I didn’t fully engage with a church congregation as a new believer, and no one taught me to dive in to this life we call Christianity. In my early walk, there was no one to model a Christ-honoring lifestyle for me – no one advising me to taste and see that the Lord is good (Psalm 34:8). I stayed stagnant in my faith for many years, trusting in the truth that God so loved the world that He gave is only Son that whoever believe in Him will not perish but have everlasting life. 

Eventually, two women came into my life and shook my apple cart. About 15 years had transpired since I’d given my life to the Lord. In my work in commercial real estate, I hired a sweet, young receptionist who lived and breathed Jesus Christ. I’d never met anyone like her. She talked about Jesus all day long. He was obviously a huge part of her life and she loved Him – anyone could see it! This young girl showed me a level of commitment to the Lord that was new and fresh to me.  

Sometime later, my husband and I joined our very first Bible study and one of the teachers was a woman who truly walked out her faith. Under her mentorship, I began to see that God’s instruction through His Word was as important in my personal life – right now – as it was to those in Biblical times. I never looked back. My faith journey finally had legs and progressed toward the Lord, responding to His call, in new and remarkable ways.

Prior to this, I didn’t know there was more to the Christian faith. I didn’t realize I could hope for – and expect – a deeper relationship with the Lord. But now that He has shown me and now that I see how much He offers even a simple women like me, I want to shout it from the rooftop and leave no woman behind! 

One of the things I’ve learned in this particular journey is that we must abandon isolation to grow in the Lord. An introvert by nature, it’s easy for me to withdraw from the crowds and hide myself in seclusion. But the Lord created us to fellowship and work together as a unified body of Christ. We receive encouragement and motivation to grow when we gather with other like-minded believers. Our swords are sharpened not only through our time alone with the Lord but through the testimonies and real-life stories of those around us.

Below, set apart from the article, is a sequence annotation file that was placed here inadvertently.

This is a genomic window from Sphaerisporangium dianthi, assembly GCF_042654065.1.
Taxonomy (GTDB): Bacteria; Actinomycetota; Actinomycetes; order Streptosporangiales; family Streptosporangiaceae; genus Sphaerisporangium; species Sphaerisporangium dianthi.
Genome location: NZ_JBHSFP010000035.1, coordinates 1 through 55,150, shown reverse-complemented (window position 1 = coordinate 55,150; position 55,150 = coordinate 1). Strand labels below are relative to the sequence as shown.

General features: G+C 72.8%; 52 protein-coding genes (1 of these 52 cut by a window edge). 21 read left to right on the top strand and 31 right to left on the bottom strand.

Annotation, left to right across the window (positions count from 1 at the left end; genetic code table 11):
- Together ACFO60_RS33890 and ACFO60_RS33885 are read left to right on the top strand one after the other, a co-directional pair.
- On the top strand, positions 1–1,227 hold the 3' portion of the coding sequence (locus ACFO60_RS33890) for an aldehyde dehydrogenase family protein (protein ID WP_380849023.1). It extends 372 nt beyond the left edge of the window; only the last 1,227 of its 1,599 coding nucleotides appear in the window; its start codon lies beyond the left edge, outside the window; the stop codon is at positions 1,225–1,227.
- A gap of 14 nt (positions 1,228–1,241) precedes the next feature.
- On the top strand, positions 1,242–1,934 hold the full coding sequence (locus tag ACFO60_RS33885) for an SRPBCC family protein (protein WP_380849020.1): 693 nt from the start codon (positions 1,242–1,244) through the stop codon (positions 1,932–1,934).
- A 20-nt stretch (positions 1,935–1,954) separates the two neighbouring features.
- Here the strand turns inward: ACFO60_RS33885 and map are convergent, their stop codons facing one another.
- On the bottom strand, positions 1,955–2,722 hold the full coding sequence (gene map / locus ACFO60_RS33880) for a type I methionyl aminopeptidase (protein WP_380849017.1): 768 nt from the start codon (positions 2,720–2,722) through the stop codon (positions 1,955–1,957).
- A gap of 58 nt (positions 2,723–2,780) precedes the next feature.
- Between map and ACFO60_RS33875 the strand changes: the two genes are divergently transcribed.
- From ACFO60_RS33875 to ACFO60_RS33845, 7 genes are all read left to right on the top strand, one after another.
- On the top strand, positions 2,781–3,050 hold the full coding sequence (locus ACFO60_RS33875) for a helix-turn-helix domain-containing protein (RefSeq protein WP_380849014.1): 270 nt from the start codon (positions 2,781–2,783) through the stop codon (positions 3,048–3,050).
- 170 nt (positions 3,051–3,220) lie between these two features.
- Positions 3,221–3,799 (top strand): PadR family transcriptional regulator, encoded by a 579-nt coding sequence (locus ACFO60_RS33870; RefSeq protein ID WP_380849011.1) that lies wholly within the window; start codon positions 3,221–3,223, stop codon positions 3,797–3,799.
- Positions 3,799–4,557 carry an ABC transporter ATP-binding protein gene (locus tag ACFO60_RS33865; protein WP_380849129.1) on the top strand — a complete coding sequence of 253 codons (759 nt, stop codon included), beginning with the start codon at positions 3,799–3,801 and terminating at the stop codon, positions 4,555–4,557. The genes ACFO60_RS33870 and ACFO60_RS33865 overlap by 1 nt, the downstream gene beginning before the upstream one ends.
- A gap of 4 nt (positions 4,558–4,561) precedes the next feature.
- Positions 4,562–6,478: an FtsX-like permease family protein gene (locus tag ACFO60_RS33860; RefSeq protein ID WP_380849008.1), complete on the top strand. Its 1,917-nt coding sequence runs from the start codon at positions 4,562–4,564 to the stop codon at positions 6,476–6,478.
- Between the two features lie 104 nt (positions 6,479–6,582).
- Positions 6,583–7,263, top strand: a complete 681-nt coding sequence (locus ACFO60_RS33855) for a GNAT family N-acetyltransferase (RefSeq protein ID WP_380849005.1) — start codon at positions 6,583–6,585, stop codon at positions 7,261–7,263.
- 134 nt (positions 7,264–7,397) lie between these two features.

The process of coming out of isolation is twofold:  
1.     Allow ourselves to learn from those more mature in the faith, and
2.     Share our lives and faith lessons with those around us.

As difficult as it feels sometimes, we have to attend more than a weekly worship service.  We must train ourselves to say, “YES” to invitations to Bible studies, small groups, ministry teams, and fellowship gatherings. We have to get out of our comfort zones and into real life situations where God is moving among those He dearly loves. We learn from each other, whether we’re new believers or seasoned warriors of the faith. We have much to give to and receive from the body of Christ and we rob ourselves of many gifts when we choose isolation over fellowship.

Choosing to follow Christ is an eternity-altering decision and immeasurably more profound than deciding to tie our shoes. Our decision to follow Him must pair with intentional action to know Him and build relationship with Him. Part of our service to Him comes through spending time with others of the faith.  That’s where our mentors and role models are.  It’s where we touch the lives of others and share our testimonies.  Let’s bless others and receive their blessing in return.  Let’s resolve to start reaching out for all that Kingdom living has to offer, to recognize and embrace God’s best for our lives. 


Two are better than one because they have a good return for their labor. For if either of them falls, the one will lift up his companion. But woe to the one who falls when there is not another to lift him up.  Furthermore, if two lie down together they keep warm, but how can one be warm alone? And if one can overpower him who is alone, two can resist him. A cord of three strands is not quickly torn apart.  Ecc 4:9-12 (NASB)

Your Turn: 

  
In what practical ways can you ditch isolation?


How have you mentored others or received encouragement from others in the faith?


Be strengthened today by the Word,

Cathy
Psalm 119:28